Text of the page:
Who Pays for Health Care?

An interesting piece at the Atlantic Wire shows the change in who pays for health care services (hospital care, physician and clinical services, prescription drugs, etc.) from 1960 to 2010. In 1960 a far higher percentage of the payments were out-of-pocket and a lower percentage came from private insurance, Medicare and Medicaid. In 2010 a much smaller percentage was paid out-of-pocket and, with the exception of dental services and "other medical products", the vast majority was paid by private insurance, Medicare and Medicaid. 

That's interesting in and of itself, but what's downright unbelievable is the change in the amount spent on health care each year that's shown in the article. In 1960 the total amount spent was $23.4 billion and in 2010 it was $2,186 billion or a 93.4-fold increase. Of course there are more people in America in 2010 so a good question would be, "What's the per-capita increase in health care spending?"

The answer is that in 1960 the per capita spending was $147 and in 2010 it was $8,402 – a 57-fold increase. To give you an idea of how big a jump that is you need only note that the buying power of $1 in 1960 was the same as $7.35 in 2010. In other words health care spending literally exploded; if it had been even roughly analogous to inflation the per capita spending would be more like $1,080 than $8,402.

Some thoughts to ponder as you digest this information:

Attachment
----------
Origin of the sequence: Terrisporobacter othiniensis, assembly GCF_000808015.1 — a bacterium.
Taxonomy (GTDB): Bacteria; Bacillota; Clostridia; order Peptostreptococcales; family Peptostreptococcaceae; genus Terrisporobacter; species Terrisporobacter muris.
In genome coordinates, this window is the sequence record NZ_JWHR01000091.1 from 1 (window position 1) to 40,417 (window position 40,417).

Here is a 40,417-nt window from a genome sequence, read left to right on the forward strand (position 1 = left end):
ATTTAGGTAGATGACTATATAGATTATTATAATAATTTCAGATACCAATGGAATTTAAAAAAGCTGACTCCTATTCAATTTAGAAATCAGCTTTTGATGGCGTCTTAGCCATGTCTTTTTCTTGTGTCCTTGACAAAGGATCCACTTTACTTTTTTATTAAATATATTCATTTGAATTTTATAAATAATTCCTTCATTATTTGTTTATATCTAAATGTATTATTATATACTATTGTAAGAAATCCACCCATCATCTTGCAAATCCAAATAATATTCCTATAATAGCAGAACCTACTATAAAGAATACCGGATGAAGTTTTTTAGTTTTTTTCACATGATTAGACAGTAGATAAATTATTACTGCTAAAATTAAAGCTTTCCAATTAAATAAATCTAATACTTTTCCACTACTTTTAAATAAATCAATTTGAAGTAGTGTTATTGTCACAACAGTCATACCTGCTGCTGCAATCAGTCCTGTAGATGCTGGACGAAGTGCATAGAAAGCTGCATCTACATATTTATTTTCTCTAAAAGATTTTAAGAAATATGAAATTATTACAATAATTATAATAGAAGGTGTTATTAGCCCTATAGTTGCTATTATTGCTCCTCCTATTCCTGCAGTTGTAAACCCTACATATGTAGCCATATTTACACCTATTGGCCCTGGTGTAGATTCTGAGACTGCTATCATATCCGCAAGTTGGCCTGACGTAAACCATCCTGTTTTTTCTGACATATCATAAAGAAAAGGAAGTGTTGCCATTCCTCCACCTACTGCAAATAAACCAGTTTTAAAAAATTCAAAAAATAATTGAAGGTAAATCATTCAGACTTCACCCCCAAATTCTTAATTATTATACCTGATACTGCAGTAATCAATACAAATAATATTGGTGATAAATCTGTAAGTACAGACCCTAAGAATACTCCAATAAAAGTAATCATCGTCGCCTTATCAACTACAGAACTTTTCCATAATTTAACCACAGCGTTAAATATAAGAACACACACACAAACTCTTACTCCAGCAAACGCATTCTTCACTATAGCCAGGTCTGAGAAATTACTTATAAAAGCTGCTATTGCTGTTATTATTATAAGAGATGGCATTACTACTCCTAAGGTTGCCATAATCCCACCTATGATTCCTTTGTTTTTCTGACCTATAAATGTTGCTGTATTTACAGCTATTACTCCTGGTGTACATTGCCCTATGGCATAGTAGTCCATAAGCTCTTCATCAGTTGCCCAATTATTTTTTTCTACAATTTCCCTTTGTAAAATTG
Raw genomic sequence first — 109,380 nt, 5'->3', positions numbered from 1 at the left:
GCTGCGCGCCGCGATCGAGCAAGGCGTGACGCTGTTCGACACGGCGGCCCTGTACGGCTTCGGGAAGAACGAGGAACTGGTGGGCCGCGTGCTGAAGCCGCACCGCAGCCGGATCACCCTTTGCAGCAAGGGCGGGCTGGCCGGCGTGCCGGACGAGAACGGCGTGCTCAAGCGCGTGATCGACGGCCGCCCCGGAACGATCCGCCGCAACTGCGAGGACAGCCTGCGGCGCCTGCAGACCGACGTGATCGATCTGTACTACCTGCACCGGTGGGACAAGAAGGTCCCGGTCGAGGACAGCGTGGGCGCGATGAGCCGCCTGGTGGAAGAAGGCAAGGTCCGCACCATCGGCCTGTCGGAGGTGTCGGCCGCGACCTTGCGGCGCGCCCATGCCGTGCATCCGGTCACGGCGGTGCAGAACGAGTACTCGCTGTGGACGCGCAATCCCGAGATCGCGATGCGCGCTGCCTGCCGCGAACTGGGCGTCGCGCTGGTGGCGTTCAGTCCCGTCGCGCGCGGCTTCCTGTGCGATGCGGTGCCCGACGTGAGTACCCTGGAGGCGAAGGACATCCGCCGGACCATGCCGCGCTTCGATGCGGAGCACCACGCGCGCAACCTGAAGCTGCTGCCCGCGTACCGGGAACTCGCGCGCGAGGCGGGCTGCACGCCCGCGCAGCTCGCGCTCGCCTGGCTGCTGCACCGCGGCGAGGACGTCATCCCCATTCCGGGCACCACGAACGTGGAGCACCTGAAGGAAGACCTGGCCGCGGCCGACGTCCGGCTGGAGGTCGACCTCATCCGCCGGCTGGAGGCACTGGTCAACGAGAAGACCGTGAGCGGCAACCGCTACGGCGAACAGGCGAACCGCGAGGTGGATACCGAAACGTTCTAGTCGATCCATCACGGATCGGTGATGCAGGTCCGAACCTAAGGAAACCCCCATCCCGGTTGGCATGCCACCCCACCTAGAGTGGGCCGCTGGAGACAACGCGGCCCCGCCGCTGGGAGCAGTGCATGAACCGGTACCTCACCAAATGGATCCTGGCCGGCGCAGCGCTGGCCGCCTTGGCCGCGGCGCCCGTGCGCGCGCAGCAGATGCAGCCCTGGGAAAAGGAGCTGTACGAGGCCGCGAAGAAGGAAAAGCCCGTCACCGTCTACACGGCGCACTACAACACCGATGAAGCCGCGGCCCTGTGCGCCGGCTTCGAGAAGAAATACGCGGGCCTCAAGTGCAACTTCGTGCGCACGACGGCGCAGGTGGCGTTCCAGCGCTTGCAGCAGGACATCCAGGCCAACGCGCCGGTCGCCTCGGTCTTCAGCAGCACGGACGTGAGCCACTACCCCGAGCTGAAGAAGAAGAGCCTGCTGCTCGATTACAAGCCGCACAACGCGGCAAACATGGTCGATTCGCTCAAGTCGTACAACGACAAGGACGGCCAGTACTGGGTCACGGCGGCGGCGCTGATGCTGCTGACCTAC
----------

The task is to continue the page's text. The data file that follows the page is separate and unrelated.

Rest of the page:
• Would spending be lower if end consumers had to pay more out of pocket?
  • Would pricing transparency be greater without insurers playing middle man?
  • How much of the cost is due to the inefficiencies of the health care system? 
  • How much less would the spending be if doctors didn't have to employ multiple people simply to handle billing insurers?
  • If you added in the cost of health insurance that doesn't get directly applied to paying for health care services – many years we pay more in premiums than get spent on health care services – what would the annual spending be? 
  • It's interesting to note that where the money was spent – the percentage spent on hospital care, physician and clinical service, prescription drugs – is almost exactly identical in 2010 to where it was in 1960. Doesn't that seem to indicate that the entire system is screwed up, not just hospitals or pharmaceuticals?

The health care industry is facing some signicant changes thanks to "Obamacare," but it remains to be seen whether or not those changes will rein in costs. It's hard to imagine the health care system getting any less efficient, but then again in 1960 it was hard to imagine a man walking on the moon within a decade. 

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